According to the results, GE is less in the overweight, this could be due to the subjects presenting with excessive pronation, which causes shortening of the tendo-Achilles (Harris and Beath,1948) and instability at the subtalar and midtarsal joints. [17] Overweight subjects showed greater ATO which is supported by Charrette (2002) as they have an increased foot flare during walking.18 Kendall (1993) concluded that in the weight bearing position, there is flatness of longitudinal arch, which is usually accompanied by out-toeing. [19]

There is a positive correlation between SLS, calcaneal eversion and GE in normal subjects, but a negative correlation in overweight subjects. This may be because there is a greater calcaneal eversion in subjects who are overweight, which can lead to less active ROM of ankle dorsiflexion. According to Charrette (2002), excessive pronation is due to tight a tight tendo-Achilles (as stated above) or gastro-soleal equinus. [18] Coetzee (2004) also concluded that the tight Achilles can cause eversion of the calcaneus. [7]

The compensation for reduced ankle dorsiflexion takes place at the subtalar and midtarsal joints in the form of excessive pronation. [20] The results reported showed a weak positive correlation between GE and the angle of toe-out in normal subjects and a negative correlation in the overweight subjects. Magee (2002) concluded that toe-out may present due to contracture of the gastrocnemius and soleus. [8]

There is a very weak negative correlation between SLS, calcaneal eversion and AOT. The same result has also been proved by Kernozek (1990), but is contrary to Lapidus who stated that individuals with abducted foot tend to pronate more. [21] Chang, et al.,(2004) concluded that increased out-toeing increases pressure on the medial foot and provides mechanical force directed at the valgus foot. The in-toeing gait unloads the medial foot and increases the severity of the varus foot. [22]

The hypothesis proves that increased weight has an effect on calcaneal eversion, angle of toe-out and gastrocnemius extensibility. This is because extra weight puts stress on the foot causing flattening of the arches Kapandji (1985). Severely obese females have significantly greater rearfoot motion and foot angle values than normal weight females [23] which can lead to certain dysmorphism of foot specially flat foot. [15]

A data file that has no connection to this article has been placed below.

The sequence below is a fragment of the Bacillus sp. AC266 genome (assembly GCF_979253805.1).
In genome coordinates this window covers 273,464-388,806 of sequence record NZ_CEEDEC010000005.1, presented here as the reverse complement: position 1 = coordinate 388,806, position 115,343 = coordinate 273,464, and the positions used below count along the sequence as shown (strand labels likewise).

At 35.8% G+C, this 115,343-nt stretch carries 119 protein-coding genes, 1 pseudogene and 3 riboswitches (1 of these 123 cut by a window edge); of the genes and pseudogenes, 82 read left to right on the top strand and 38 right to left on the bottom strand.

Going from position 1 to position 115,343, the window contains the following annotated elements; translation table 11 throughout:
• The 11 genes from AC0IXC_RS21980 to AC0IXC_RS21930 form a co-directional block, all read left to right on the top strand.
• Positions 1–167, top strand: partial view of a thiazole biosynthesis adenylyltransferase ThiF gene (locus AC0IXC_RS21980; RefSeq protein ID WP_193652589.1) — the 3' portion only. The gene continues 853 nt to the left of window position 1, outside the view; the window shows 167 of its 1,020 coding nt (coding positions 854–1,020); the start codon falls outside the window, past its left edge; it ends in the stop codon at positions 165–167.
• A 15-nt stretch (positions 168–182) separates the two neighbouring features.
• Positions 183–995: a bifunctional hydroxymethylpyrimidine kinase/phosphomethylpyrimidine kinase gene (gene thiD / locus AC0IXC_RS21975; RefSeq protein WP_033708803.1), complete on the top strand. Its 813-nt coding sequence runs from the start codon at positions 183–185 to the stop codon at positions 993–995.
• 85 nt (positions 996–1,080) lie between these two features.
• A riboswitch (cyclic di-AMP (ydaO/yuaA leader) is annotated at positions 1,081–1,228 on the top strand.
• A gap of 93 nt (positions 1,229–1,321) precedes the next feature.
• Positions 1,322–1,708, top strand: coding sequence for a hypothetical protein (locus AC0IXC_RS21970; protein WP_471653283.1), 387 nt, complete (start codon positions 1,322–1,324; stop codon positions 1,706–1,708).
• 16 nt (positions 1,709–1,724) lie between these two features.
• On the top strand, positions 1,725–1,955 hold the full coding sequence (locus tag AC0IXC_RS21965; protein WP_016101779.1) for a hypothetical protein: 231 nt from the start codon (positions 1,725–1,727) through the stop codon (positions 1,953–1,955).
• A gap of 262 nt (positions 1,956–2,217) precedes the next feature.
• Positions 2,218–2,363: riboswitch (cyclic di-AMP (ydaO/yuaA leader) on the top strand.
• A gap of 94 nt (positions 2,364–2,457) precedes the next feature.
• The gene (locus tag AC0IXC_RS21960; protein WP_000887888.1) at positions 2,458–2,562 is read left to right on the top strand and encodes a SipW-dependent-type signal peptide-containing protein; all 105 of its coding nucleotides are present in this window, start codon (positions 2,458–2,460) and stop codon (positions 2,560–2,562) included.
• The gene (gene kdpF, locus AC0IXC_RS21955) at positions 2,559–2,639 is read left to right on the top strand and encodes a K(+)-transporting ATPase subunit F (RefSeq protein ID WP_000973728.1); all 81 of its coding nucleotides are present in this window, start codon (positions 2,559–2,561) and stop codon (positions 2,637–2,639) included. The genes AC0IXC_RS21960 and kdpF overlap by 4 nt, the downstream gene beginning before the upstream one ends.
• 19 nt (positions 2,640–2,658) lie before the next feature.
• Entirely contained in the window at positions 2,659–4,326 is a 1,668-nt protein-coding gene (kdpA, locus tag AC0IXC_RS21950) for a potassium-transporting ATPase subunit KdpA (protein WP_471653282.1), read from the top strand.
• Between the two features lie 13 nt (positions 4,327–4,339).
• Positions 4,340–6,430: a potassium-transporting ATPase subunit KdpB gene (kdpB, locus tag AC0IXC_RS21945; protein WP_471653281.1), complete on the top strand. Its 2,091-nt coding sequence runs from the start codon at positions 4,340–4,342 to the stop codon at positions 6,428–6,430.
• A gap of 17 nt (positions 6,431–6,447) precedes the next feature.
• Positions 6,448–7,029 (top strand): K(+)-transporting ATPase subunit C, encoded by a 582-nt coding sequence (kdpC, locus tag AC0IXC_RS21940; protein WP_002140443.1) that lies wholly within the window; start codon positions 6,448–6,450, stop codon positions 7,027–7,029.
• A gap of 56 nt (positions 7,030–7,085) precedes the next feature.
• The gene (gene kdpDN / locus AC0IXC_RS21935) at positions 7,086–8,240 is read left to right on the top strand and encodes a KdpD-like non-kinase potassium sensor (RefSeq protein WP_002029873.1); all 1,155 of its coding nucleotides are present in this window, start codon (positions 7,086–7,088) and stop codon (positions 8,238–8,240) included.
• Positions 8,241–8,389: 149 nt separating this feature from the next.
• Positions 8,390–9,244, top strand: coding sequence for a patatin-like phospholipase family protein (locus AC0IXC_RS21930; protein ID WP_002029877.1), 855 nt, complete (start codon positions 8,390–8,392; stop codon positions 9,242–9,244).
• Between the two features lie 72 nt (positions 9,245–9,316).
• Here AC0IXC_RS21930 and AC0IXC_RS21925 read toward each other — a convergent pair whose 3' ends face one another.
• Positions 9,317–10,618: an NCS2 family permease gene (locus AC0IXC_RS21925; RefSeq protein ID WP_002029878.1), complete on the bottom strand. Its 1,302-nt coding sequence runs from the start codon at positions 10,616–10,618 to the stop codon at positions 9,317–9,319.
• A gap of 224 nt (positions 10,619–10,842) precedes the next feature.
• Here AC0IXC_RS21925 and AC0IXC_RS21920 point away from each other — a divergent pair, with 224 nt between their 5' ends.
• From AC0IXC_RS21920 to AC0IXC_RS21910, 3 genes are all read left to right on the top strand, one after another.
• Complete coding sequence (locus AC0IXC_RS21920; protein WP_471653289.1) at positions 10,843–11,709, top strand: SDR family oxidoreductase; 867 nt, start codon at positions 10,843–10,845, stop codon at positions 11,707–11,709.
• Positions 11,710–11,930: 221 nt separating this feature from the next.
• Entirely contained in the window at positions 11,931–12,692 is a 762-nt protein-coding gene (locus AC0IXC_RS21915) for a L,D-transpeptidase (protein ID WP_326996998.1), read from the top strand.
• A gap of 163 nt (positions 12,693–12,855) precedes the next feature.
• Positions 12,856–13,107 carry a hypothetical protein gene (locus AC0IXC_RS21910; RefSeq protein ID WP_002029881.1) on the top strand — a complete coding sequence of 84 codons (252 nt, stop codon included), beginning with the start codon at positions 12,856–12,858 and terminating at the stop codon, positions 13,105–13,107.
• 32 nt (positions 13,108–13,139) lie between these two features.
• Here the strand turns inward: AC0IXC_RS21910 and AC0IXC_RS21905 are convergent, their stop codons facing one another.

The differences found between weight bearing and non-weight bearing could be the result of gravitational and ground reaction forces imparted to foot which causes excessive pronation leading to Tendo Achilles shortening. Kendall (1993) concluded that in a weight bearing position, there is flatness of longitudinal arch that is usually accompanied by out toeing (i.e. increased ATO). [19] An out toe position was found in subjects with a tight gastrocnemius. This result is found in overweight because toeing out in walking may result from tightness of tendo Achilles. [19] This is likely to place strain on structures associated with the longitudinal arch as weight is transferred from heels to toes. [13]


Whilst not particular strong, a number of positive and negative correlations were found between the variables for each of the 2 groups. In particular, the study revealed that calcaneal eversion and ATO are associated whereas GE is less in overweight when compared with normal subjects. The findings of this study show that a higher BMI can influence foot characteristics which may therefore predispose individuals to musculoskeletal pain.


We are thankful to all the staff members of SBSPGI, Balawala, Dehradun.


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Address correspondence to:1 Megha Masaun,
email: meghamasaun115@yahoo.com

1  Qualification- MPTh (Neurology), Institution and Address- Department of Physiotherapy, SBSPGI, Balawala, Dehradun , Uttarakhand-248161, India.
2  Senior Lecturer, Qualification- MPTh (Sports Medicine), Institution and Address- Department of Physiotherapy, SBSPGI, Balawala, Dehradun , Uttarakhand-248161, India.
3  Lecturer, Qualification- MPT (Sports), Institution and Address- Department of Physiotherapy, SBSPGI, Balawala, Dehradun , Uttarakhand-248161, India.

© The Foot and Ankle Online Journal, 2009